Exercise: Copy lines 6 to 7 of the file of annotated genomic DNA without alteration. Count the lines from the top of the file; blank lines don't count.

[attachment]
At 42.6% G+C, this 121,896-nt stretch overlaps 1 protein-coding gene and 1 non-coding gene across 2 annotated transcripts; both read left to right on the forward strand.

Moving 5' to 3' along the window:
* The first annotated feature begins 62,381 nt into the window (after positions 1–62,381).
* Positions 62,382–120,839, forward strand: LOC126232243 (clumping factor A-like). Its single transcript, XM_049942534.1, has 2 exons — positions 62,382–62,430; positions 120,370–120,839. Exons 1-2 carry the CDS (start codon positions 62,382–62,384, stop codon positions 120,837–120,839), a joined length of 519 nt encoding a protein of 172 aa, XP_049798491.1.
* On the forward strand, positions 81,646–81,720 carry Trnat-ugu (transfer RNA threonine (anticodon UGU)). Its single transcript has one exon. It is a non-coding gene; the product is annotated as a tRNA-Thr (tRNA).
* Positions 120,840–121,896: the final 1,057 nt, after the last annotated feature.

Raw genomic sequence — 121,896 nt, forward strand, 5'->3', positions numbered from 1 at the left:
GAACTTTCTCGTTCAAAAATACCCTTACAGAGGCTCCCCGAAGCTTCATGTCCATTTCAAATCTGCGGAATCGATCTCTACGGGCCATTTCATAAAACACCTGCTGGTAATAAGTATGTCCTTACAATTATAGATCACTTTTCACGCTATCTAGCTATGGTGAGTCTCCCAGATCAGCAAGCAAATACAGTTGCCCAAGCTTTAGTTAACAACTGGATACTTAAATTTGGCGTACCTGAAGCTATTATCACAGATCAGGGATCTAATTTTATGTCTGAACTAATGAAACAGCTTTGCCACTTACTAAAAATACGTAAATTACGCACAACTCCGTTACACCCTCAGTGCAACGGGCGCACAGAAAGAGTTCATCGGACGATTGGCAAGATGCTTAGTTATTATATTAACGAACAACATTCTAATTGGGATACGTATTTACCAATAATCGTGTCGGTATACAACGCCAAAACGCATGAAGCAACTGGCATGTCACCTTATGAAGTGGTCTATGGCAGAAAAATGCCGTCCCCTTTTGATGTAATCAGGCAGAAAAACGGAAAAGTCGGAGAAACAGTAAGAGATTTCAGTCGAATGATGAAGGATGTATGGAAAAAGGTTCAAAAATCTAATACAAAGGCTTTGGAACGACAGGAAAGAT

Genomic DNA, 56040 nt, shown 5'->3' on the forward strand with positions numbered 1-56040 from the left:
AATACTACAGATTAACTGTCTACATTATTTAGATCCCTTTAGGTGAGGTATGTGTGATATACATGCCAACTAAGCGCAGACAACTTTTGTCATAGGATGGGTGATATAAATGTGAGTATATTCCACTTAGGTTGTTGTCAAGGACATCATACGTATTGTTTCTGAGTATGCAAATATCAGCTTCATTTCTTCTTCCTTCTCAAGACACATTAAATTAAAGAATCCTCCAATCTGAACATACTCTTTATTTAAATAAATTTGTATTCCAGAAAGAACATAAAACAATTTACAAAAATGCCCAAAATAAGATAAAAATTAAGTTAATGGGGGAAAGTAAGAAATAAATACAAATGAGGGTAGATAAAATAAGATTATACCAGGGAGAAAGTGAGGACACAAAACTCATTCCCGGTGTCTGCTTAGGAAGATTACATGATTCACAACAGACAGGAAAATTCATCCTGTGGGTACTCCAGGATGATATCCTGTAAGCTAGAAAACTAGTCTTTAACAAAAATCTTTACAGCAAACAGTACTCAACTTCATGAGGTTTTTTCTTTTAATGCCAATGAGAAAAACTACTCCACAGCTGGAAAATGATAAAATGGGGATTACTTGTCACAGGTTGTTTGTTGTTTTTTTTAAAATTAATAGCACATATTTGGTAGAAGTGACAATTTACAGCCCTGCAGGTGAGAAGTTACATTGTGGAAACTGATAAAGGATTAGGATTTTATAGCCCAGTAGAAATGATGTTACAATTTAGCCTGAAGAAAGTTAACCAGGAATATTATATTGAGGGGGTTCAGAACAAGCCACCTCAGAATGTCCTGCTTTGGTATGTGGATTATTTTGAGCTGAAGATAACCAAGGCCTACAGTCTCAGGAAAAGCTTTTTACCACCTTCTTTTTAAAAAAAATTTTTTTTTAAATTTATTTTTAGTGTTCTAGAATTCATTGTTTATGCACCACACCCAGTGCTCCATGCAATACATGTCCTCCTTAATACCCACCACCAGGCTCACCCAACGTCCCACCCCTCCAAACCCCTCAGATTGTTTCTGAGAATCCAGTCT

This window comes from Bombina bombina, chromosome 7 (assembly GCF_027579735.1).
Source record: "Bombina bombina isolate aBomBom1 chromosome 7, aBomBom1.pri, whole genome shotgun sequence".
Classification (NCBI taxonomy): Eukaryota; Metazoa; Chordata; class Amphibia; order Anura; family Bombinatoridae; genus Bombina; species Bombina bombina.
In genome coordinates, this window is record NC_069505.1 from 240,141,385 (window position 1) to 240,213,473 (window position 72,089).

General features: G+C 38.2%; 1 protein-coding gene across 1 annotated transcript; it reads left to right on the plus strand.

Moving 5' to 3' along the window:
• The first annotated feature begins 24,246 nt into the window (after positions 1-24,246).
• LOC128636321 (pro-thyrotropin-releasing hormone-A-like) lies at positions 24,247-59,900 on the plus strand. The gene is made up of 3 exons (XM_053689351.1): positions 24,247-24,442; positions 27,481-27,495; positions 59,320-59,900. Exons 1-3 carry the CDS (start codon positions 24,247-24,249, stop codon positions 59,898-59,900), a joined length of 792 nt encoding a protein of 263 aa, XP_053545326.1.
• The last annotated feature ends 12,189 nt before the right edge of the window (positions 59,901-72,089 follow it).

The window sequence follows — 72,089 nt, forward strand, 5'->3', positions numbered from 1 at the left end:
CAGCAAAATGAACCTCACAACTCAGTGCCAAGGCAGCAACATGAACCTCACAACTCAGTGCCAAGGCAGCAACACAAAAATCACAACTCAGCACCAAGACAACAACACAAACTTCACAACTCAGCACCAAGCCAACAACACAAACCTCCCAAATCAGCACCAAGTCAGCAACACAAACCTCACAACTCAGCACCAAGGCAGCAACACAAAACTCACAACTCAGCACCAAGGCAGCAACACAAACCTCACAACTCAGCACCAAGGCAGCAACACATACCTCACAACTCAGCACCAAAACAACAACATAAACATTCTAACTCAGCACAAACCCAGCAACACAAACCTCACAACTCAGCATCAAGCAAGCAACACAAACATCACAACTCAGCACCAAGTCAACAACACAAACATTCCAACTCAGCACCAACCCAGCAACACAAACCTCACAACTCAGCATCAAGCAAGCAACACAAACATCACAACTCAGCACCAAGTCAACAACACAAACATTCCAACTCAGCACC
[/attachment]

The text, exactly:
* Positions 120,840–121,896: the final 1,057 nt, after the last annotated feature.

Raw genomic sequence — 121,896 nt, forward strand, 5'->3', positions numbered from 1 at the left: